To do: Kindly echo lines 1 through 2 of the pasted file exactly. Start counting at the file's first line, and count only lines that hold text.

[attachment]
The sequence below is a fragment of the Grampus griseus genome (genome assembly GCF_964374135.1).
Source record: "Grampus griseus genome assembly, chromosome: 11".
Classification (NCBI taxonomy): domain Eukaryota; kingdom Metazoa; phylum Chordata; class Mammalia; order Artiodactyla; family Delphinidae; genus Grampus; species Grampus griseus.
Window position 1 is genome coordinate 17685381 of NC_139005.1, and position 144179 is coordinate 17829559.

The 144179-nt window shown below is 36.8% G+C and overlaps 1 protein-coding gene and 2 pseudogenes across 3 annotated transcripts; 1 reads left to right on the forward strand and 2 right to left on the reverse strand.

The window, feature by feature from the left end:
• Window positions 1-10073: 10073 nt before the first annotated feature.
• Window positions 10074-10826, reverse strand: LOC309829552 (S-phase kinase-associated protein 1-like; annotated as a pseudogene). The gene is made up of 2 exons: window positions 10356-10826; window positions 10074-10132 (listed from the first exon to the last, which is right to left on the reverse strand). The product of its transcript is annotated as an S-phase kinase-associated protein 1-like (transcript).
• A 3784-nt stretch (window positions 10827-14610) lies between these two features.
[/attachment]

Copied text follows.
The sequence below is a fragment of the Grampus griseus genome (genome assembly GCF_964374135.1).
Source record: "Grampus griseus genome assembly, chromosome: 11".